Dr. Martin Luther King made this statement after his home was bombed during the Montgomery Bus Boycott in 1956, “One day, the youth who are not yet born but who will come into this world with new privileges and opportunities, I want them to know and see that these new privileges and opportunities did not come without somebody suffering and sacrificing for them.” I was born in 1957 and attended an all-black school until I started the 3rd grade in 1966. During this time, most schools in the U.S. were being forced to integrate to avoid losing Federal funding, as a result of the Brown vs. Board of Education ruling by the U.S. Supreme Court. Therefore, I am a product of integration.My experiences have been many including three years in the U.S. Navy. I have always had a love for history, but still, even today, I have noticed a lack of information about the African American history that is within American history. When my two children started school and Black History Month was celebrated, the teachers would ask them how they had learned so much about so many different people. My name was mentioned and I was asked to come to speak to their classes. At this time, I was starting to provide exhibits for some of the reunions for the former Negro schools that had been closed because of integration and these two services started the Thankful Heritage Museum in 1993. My work reflects and documents the sacrifices and suffering that Dr. MLK, Jr. talked about. As an activist and orator, I believe that the spirit of Dr. King and the Civil Rights Movement could not be stopped by a single bullet in 1968. These events have inspired a generation and a National holiday that is now being observed by a nation and around the world.
“A Time to Teach.”
Receipient of the… Nancy Susan Reynolds Awards Z. Smith Reynolds Foundation.Awarded to organizations for exemplary Leadership in North Carolina communities.Funded by grants and donations from foundations, businesses and philanthropists.Your generous DONATIONS and support are greatly apprciated !•$25 - Member: Newsletter, Volunteer Opportunities, Personalized Recognition, Free Admission•Opportunity to increase from member to supporter, April 5 - August 28•$100 - Supporter: Newsletter, Novelty items, VIP Status, Discounts (10%), Vendor Opportunities•$1,000 - Lifetime Member: Lifetime Membership and Endowment Contribution“A Time to Teach.”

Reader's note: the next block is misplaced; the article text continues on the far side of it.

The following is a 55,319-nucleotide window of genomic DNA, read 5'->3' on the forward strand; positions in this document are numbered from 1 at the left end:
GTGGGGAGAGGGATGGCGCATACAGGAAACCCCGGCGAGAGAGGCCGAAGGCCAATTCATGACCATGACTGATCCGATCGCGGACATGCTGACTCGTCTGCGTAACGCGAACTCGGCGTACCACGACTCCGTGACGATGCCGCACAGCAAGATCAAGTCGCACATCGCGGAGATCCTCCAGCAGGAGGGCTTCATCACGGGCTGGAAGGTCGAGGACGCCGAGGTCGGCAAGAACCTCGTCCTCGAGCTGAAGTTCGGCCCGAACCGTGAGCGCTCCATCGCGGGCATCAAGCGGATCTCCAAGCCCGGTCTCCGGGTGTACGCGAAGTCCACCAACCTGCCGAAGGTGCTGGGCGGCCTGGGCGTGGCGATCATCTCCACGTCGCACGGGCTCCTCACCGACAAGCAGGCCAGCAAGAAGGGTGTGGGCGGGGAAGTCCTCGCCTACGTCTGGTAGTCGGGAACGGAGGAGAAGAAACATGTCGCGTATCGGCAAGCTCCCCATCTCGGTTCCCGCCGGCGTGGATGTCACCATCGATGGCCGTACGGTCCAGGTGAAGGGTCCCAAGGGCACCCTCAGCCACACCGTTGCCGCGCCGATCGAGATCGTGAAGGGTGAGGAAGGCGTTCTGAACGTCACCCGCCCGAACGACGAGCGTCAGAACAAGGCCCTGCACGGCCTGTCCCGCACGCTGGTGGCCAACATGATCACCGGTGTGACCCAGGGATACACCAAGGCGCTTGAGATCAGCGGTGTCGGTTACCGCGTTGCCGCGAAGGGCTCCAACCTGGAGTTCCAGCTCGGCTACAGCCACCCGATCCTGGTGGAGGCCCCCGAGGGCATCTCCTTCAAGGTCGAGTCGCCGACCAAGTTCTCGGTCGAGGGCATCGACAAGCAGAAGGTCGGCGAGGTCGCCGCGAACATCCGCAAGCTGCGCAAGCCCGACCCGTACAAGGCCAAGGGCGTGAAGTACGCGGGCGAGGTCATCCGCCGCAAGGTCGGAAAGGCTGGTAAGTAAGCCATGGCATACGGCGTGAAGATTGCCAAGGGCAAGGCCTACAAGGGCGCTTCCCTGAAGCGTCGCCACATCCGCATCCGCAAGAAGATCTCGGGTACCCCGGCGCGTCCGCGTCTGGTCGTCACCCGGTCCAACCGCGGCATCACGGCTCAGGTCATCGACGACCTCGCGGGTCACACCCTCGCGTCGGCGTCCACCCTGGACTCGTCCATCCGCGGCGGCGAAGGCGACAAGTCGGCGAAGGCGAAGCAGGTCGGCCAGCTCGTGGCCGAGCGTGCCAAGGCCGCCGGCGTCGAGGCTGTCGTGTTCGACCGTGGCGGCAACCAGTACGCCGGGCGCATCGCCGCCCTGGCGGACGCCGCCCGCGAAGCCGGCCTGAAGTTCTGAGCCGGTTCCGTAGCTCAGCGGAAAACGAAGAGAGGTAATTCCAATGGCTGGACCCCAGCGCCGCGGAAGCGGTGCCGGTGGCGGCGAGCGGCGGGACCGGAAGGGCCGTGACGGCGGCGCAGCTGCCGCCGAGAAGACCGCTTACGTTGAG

I am motivated by the words of educator, Benjamin E. Mays, President Emeritus of Morehouse College, “To be able to stand the troubles of life, one must have a sense of mission and the belief that God sent him or her into the world for a purpose, to do something unique and distinctive, and that if he does not do it, life will be worse off because it was not done.” I have come to realize that my purpose and my talent, to help to improve race relations in the state of North Carolina, is what I was put on this earth to do.As a result of my many appearances at schools, churches, community centers and businesses to talk about Black history and race relations, my efforts were recognized by the Mayor of my town. I was then nominated to receive and awarded the Nancy Susan Reynolds Award for Improving Race Relations, by the Z. Smith Reynolds Foundation, in 2003. This award is considered to be the Nobel Prize for Non-Profit Organizations across the state of North Carolina. The recognition of my work has made it possible for me to work with many organizations and people who have inspired me through their work. In August of 2005, the U.S. Postal Service commissioned ten stamps to commemorate ten historic milestones of the Civil Rights Movement. This historic event was scheduled to be aired nationwide on that day and I was present at the Greensboro Four location, for a live reporting of the scheduled unveiling. I was greatly excited over the releasing of the Commemorative stamps, which was precisely the focus of my mission, to have all of these historic events and dates showcased. At the same time, the news of Hurricane Katrina striking the Gulf Coast, preempted all media attention. While I was devastated with the destruction of the natural disaster, I was still excited that the commemorative stamps brought a new awareness of race relations to the U.S. and to the world. This, for me, was a blessing to see, all of the events and dates recognized that I was trying to tell people about.In 2007, again for my efforts to promote awareness in improving race relations in the Triad and across the State, I was nominated by Lisa Miller, director of the Senior Center, in Kernersville, NC, to receive the ECHO (Everyone Can Help Out) Award. This award is presented to those who actively work toward strengthening the community. Ultimately, I was awarded this prestigious grant by the Winston-Salem Foundation for my work in Forsyth County for building social capital and embracing ethnic diversity. Additionally, I was a featured guest on the Roy’s Folks segment of the Fox 8 News which highlighted my black history exhibit and my contributions to the same cause. In 2008, I was asked to recount my life experiences for the North Carolina Arts Council. This oral recording would be deposited in the permanent collection of the N.C. Arts Council and used for scholarly, educational, promotional, and other purposes, and would also be used for exhibition, publication, and presentation on the World Wide Web. Also, as Wilkes County celebrated its 230th birthday with the Preserve America Project, again, I was honored to provide a documentation of my experiences growing up as an African American during the Jim Crow era in Wilkes County. Preserve America is a White House Initiative that recognizes and designates communities that protect and celebrate their heritage. This was a surprise and an honor for me as this experience brought back many memories and made me proud of my years of work in race relations in Wilkes County and across the state. In February, 2009, The Save our Wilkes County History Committee sponsored a program, “African-Americans in Wilkes County, N.C.” At this celebration, the DVD of African Americans who had made contributions to the history and improvement of Wilkes County’s history was presented. I was honored to be included in this documentary. This event was a first of its kind and other individuals are being sought to add to this record of heritage and to keep the history ongoing and available for future generations.In April, 2009, my father, Rev. Montreal Howell, and I traveled to Asheville, NC to record a joint interview for Story Corps as part of its Griot Initiative, the largest African American oral history project in the US since the WPA Slave Narratives of the 1930s (in collaboration with the Smithsonian National Museum of African American history and culture). This project allows a pair of participants the opportunity to leave a legacy in sound for future generations. This was a great opportunity for my father and me to interview each other for this historic initiative. A copy of our interview is now on permanent record at the American Folklife Center at the Library of Congress.On Saturday, February 23, 2013, during the half-time celebration between the ACCs Wake Forest University and the nationally ranked Number 1 University of Miami men’s basketball teams, I was recognized for Service and Mentorship in the Winston-Salem community and was presented with the Outstanding Wake Forest Community Hero award. I am currently working with two Winston-Salem/Forsyth County programs that mean much to me, the Society for the Study of Afro American History (SSAAH), as a member, and the Institute for Dismantling Racism (IDR), as a Board member. The SSAAH is an organization whose objectives are to encourage and stimulate interest in Black history in WSFC and to collect and display historic memorabilia related to the Black experience and to sponsor the establishment of a Black history museum for the city and county. The IDR is a group of institutions and coalitions dedicated to fostering the development of institutional antiracist culture and identity, by organizing, educating and challenging the status quo of racial inequities that exist in our society. In my lifetime, I have been blessed to see many changes in race relations in the state and the nation. These experiences range from the effects of the Brown vs. Board of Education ruling and the Montgomery Bus Boycott, the Greensboro Four Sit-In Movement, the creating of a federal holiday to honor the life and legacy of Dr. King, and ultimately, to the election and reelection of the Nation’s first African American President, Barack Obama. For more information regarding Thankful Heritage, Inc., please visit our website at www.thankfulheritagemuseum.org or call Effley D. Howell, Sr. at (336) 995-5146.